Mora: The Unthinkable Death of Utah’s Ty Jordan

The sky was the limit for the 19-year-old Pac-12 Offensive Freshman of the Year

Posted on December 26, 2020

  By Sammy Mora of Dash Sports TV for SuperWest Sports

This is something I never thought I would write. When you sign up to be a sports journalist, it never crosses your mind that you would have to write a story about a young life being gone so soon.


But the unthinkable happened on Friday night as Utah freshman running back Ty Jordan was accidentally shot and killed. He was only 19.


While Jordan only suited up for the Utes five times, his impact was felt instantly. He was named the Conference Freshman of the Week for three weeks in a row, and capped off his season with the honor of being crowned the Pac-12 Offensive Freshman of the Year.

He finished the year with six touchdowns and 597 rushing yards.

But those accolades mean nothing compared to the type of person Ty was. Offensive lineman Jaren Kump said on Twitter that when Jordan was given the game ball from the matchup against Oregon State, he shared it with the entire O-Line.

Utah fans knew he was special, but it didn’t get to Ty. He did everything for his mother, who passed away in August of this year. After his game vs. Oregon State, he talked about how he wanted to make his mom proud.

“I can’t explain it with words, it was just so amazing and so exhilarating,” Jordan said postgame. “I grew up my whole life wanting and dreaming to be a college athlete and now I’m here. I am experiencing my first couple of games, my first touchdown, and so that was just amazing. I feel like I made my mom proud.”

Ty Jordan vs Colorado. | David Zabulowski/Associated Press

Personally, my love of Jordan grew from game to game. When all else looked bleak with the Utah offense, he was there, a shining star, ready to turn into a massive supernova. Week after week he was the pick for the Conference Freshman of the Week for me and my co-host at Ute Dash, Cole Bagley.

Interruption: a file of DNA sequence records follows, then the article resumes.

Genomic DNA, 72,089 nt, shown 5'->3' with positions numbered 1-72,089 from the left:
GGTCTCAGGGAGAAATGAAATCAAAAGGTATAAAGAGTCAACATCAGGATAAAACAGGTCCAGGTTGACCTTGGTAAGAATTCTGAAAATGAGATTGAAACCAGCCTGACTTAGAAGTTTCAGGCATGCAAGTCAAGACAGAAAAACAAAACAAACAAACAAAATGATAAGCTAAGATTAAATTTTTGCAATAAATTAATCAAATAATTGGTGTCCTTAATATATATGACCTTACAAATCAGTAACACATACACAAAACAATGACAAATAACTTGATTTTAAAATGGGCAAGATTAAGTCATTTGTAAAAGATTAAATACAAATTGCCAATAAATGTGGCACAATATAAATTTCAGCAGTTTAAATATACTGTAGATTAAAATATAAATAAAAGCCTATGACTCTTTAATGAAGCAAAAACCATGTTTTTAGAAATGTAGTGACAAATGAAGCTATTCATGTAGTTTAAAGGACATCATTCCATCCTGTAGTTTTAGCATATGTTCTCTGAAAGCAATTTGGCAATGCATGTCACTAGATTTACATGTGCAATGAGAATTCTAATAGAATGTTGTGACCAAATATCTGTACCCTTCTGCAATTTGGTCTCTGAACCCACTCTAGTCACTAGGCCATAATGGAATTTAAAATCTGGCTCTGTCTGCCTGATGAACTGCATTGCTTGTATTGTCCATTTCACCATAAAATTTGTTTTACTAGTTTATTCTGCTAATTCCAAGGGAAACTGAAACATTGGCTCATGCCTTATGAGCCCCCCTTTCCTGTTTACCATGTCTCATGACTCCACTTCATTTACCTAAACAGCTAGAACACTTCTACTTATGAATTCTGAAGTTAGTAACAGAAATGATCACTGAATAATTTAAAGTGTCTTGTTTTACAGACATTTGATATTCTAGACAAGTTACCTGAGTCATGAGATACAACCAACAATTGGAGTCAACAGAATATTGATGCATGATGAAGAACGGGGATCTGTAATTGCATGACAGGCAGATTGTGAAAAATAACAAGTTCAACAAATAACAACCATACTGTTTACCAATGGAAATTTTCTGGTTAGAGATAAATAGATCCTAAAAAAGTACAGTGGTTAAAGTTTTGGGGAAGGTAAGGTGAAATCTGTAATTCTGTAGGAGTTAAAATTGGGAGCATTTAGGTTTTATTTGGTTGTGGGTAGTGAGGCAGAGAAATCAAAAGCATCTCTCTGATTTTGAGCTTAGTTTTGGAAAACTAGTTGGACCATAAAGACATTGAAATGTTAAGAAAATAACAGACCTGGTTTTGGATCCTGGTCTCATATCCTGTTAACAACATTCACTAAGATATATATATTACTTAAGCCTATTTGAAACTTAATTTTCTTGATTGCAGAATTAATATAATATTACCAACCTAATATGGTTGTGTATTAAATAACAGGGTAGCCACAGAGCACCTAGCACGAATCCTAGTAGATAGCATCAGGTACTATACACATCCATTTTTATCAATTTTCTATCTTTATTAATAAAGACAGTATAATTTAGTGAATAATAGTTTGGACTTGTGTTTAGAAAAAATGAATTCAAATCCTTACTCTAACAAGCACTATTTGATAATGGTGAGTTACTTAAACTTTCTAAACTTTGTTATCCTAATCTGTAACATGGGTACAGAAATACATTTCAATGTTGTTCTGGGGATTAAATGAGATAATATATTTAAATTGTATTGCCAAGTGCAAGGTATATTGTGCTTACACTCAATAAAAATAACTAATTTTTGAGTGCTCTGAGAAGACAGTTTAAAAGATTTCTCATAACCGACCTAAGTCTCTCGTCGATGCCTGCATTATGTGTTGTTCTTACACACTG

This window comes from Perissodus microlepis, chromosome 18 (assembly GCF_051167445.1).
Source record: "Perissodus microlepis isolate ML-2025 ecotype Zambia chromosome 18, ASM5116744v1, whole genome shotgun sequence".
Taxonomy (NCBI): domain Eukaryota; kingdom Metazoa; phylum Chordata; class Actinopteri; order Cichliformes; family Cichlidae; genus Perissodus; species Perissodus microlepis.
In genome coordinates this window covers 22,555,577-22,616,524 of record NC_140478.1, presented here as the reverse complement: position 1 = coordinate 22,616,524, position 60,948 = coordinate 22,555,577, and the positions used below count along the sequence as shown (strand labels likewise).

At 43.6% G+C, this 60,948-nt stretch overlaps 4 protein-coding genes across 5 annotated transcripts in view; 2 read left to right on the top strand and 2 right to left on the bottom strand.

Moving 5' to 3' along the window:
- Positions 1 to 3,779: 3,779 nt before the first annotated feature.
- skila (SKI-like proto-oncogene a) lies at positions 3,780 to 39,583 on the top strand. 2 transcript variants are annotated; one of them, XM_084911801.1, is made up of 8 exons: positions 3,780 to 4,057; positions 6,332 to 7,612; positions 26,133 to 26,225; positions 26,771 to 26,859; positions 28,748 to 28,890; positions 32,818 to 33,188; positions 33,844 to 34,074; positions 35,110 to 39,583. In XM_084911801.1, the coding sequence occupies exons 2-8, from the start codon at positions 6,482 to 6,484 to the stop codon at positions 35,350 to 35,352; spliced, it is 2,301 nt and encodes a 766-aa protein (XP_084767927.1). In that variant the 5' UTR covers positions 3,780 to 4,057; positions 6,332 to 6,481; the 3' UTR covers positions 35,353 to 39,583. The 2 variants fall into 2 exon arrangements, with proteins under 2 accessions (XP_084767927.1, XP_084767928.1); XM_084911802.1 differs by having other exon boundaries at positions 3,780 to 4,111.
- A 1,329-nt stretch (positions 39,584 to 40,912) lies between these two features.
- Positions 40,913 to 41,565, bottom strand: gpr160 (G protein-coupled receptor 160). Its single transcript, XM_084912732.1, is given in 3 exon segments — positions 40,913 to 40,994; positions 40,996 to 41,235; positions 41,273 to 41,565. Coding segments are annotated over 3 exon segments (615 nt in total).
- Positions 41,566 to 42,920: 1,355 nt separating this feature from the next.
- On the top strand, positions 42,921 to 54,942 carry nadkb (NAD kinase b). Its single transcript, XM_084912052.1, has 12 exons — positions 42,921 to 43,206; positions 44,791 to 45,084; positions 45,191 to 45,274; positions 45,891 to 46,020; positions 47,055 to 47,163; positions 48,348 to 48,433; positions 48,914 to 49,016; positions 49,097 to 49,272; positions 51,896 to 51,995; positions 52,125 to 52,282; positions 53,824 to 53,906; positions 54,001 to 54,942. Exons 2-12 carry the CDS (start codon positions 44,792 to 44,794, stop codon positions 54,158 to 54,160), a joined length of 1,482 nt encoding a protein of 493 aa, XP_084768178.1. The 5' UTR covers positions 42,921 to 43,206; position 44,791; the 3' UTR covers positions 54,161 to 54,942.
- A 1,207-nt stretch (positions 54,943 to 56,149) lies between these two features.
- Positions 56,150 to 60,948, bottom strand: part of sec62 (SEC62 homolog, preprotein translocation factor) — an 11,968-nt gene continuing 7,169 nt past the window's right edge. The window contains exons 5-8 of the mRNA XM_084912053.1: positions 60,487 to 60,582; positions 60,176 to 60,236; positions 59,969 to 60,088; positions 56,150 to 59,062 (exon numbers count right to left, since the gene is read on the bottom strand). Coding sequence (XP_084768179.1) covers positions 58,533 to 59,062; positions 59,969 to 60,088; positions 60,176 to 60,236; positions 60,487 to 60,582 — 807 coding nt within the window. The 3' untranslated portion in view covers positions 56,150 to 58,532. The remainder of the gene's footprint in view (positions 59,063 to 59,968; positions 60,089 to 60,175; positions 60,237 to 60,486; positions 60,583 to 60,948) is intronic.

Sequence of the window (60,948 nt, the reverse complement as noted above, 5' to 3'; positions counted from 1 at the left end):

After his short but remarkable freshman campaign, I was counting down the days until I could watch him blast through defenders and put himself on the path to becoming one of Utah football’s all-time greats.


Unfortunately, that day will never come.

But Ty’s legacy at Utah has already been paved. He was the first freshman since 1995 to rush for more than 100-yards in three consecutive games. The sky was the limit for Ty. He had been compared to the likes of Zack Moss, and again, he took it with nothing but humility.

“It means a lot actually to be mentioned with the name Zack Moss,” Jordan said after the victory over WSU. “He’s done so many great things for the program. I know I got some big shoes to fill. I haven’t really gotten there yet. So I’m just going to stay hungry, stay humble. It feels great though, it feels like I made my mom proud.”

But of course, Ty wasn’t Zack, and Zack isn’t Ty. Ty Jordan had his own style, both as a running back and as person. And he was determined to make his own long-lasting impact on Utah football. His humbleness and drive were setting him up to have a successful career at Utah and in the NFL.

The condolences came flooding in from every team in the Pac-12 as well as schools such as Texas, where Jordan originally committed last year.


Utah athletic director Mark Harlan expressed the sentiments of many in a heartfelt statement:

“Words cannot express the devastation and heartache that our team is feeling right now upon learning of the tragic death of our teammate and brother, Ty Jordan. Ty’s personality and smile were infectious and he made a huge impact on our program in the short time he was with us.”

The outpouring of grief and sense of loss puts things into perspective: Life is so much bigger than football.

That outlook may have been expressed best by Dan Sorenson of, who wrote:

“Be kind. Do it for Ty.
Give to others. Do it for Ty.
Build your life into something more. Do it for Ty.
Commit to acts of love. Do it for Ty.
Be the best version of you. Do it for Ty.
Because greatness can and will be created. And it should be celebrated. So let’s commit to doing something great. Let’s all do it. #ForTy.”


My heart hurts.

For the Jordan family who has already been through so much this year. For the Utah players and coaches. And for the fans.

The world was robbed of a beautiful young talent who seemed bound for nothing but greatness, both as a player and as a person.

You can watch Mora’s Ute Dash Sports Talk Shows on Dash Sports TV, and read her other sports articles at the Daily Utah Chronicle.

—More from Sammy Mora—